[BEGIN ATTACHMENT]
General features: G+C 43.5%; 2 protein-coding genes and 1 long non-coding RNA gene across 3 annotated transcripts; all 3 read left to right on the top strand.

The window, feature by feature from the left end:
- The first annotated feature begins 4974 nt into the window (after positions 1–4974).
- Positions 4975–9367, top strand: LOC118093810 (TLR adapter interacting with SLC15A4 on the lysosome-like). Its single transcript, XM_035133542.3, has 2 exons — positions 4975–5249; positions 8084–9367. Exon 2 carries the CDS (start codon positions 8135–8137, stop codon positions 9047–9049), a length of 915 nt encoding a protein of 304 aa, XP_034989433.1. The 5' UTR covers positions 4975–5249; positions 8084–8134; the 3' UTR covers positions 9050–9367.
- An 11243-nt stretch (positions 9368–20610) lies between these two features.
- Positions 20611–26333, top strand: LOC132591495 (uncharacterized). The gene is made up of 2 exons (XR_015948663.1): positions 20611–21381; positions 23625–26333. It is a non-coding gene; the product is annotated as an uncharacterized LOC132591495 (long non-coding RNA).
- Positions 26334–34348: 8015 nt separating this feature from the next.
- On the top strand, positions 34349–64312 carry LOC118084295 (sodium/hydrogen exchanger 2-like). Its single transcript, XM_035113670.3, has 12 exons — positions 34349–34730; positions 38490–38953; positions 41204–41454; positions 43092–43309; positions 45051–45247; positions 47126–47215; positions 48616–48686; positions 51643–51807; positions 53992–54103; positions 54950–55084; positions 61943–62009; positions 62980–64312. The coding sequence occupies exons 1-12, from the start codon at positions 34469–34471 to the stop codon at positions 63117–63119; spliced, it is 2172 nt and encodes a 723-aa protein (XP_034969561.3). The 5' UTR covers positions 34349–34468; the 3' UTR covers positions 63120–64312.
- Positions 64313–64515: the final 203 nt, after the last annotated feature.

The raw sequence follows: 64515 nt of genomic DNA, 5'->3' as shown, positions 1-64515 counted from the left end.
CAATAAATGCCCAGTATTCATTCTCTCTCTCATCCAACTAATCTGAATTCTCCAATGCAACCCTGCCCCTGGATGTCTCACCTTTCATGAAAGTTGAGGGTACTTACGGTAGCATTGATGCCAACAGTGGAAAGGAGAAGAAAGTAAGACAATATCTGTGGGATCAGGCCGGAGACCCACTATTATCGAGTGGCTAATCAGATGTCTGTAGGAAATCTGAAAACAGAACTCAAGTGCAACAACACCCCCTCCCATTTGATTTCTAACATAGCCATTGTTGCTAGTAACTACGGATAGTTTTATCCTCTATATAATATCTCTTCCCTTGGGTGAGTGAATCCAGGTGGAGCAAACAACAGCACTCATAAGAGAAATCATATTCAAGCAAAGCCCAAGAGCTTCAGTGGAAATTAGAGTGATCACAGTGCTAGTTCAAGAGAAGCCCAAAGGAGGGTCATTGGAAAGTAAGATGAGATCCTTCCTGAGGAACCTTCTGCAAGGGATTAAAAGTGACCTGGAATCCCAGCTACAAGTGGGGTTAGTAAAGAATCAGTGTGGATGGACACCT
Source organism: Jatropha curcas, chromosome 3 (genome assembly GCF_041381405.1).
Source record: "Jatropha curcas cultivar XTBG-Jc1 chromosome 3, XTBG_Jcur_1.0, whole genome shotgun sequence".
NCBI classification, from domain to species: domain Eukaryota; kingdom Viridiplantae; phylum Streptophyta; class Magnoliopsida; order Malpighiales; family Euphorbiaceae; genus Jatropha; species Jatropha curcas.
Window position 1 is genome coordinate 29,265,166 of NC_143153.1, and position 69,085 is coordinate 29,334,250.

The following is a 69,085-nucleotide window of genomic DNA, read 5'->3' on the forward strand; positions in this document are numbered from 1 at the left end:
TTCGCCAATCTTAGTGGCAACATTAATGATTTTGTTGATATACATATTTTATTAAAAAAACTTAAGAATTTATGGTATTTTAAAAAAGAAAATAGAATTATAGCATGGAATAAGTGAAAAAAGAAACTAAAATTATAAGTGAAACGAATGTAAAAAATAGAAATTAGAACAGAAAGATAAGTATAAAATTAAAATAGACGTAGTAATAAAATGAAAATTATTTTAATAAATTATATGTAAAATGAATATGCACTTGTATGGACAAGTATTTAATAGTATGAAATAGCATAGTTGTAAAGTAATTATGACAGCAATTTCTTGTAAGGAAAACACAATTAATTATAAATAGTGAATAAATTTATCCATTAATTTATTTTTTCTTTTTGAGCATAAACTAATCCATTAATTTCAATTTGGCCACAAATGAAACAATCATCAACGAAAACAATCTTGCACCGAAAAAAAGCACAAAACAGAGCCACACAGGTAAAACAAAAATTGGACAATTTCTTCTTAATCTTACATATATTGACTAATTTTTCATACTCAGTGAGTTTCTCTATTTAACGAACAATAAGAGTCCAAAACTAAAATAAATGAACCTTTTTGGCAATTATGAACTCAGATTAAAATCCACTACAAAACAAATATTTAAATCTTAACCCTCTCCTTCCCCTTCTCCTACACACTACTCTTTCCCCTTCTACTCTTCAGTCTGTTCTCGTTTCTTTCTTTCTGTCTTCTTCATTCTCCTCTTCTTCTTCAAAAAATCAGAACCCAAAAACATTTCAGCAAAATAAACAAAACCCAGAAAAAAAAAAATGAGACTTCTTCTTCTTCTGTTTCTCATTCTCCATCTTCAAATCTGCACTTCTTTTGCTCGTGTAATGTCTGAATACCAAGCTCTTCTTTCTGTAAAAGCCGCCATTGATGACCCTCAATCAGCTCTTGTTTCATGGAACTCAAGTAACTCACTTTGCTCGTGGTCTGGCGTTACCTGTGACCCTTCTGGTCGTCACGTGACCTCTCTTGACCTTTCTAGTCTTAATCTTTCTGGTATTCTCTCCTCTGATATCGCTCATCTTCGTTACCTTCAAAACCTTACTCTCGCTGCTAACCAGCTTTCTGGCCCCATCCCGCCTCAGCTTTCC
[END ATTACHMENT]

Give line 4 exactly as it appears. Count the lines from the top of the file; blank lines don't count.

- Positions 4975–9367, top strand: LOC118093810 (TLR adapter interacting with SLC15A4 on the lysosome-like). Its single transcript, XM_035133542.3, has 2 exons — positions 4975–5249; positions 8084–9367. Exon 2 carries the CDS (start codon positions 8135–8137, stop codon positions 9047–9049), a length of 915 nt encoding a protein of 304 aa, XP_034989433.1. The 5' UTR covers positions 4975–5249; positions 8084–8134; the 3' UTR covers positions 9050–9367.